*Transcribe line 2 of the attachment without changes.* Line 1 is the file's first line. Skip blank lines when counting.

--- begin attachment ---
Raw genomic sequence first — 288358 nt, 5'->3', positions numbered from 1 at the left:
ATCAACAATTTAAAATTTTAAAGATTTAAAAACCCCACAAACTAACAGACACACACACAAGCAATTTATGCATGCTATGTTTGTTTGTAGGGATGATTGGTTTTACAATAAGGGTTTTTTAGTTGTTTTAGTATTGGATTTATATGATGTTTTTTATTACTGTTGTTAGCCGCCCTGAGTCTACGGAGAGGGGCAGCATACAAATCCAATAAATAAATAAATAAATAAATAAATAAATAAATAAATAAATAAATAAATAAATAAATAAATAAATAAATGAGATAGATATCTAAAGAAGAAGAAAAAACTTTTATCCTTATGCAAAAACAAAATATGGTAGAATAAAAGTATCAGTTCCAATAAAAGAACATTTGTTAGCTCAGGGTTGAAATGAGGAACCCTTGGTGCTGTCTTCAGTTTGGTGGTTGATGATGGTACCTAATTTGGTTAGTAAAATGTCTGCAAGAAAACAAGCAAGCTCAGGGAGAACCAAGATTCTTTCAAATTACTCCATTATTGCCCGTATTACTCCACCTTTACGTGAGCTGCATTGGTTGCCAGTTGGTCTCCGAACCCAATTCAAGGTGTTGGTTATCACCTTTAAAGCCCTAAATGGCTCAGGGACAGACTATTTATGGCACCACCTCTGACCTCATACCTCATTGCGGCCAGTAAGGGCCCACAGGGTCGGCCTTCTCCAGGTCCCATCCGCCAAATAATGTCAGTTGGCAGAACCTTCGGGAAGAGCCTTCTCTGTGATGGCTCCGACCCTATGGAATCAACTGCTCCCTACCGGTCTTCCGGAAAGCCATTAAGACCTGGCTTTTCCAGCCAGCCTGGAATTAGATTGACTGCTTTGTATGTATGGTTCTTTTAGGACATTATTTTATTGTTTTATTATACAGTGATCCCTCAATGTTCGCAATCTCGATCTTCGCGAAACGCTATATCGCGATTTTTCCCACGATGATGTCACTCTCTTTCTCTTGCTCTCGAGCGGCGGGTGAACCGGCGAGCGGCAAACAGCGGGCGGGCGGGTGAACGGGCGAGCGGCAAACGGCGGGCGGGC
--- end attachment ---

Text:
ATCAACAATTTAAAATTTTAAAGATTTAAAAACCCCACAAACTAACAGACACACACACAAGCAATTTATGCATGCTATGTTTGTTTGTAGGGATGATTGGTTTTACAATAAGGGTTTTTTAGTTGTTTTAGTATTGGATTTATATGATGTTTTTTATTACTGTTGTTAGCCGCCCTGAGTCTACGGAGAGGGGCAGCATACAAATCCAATAAATAAATAAATAAATAAATAAATAAATAAATAAATAAATAAATAAATAAATAAATAAATAAATAAATGAGATAGATATCTAAAGAAGAAGAAAAAACTTTTATCCTTATGCAAAAACAAAATATGGTAGAATAAAAGTATCAGTTCCAATAAAAGAACATTTGTTAGCTCAGGGTTGAAATGAGGAACCCTTGGTGCTGTCTTCAGTTTGGTGGTTGATGATGGTACCTAATTTGGTTAGTAAAATGTCTGCAAGAAAACAAGCAAGCTCAGGGAGAACCAAGATTCTTTCAAATTACTCCATTATTGCCCGTATTACTCCACCTTTACGTGAGCTGCATTGGTTGCCAGTTGGTCTCCGAACCCAATTCAAGGTGTTGGTTATCACCTTTAAAGCCCTAAATGGCTCAGGGACAGACTATTTATGGCACCACCTCTGACCTCATACCTCATTGCGGCCAGTAAGGGCCCACAGGGTCGGCCTTCTCCAGGTCCCATCCGCCAAATAATGTCAGTTGGCAGAACCTTCGGGAAGAGCCTTCTCTGTGATGGCTCCGACCCTATGGAATCAACTGCTCCCTACCGGTCTTCCGGAAAGCCATTAAGACCTGGCTTTTCCAGCCAGCCTGGAATTAGATTGACTGCTTTGTATGTATGGTTCTTTTAGGACATTATTTTATTGTTTTATTATACAGTGATCCCTCAATGTTCGCAATCTCGATCTTCGCGAAACGCTATATCGCGATTTTTCCCACGATGATGTCACTCTCTTTCTCTTGCTCTCGAGCGGCGGGTGAACCGGCGAGCGGCAAACAGCGGGCGGGCGGGTGAACGGGCGAGCGGCAAACGGCGGGCGGGC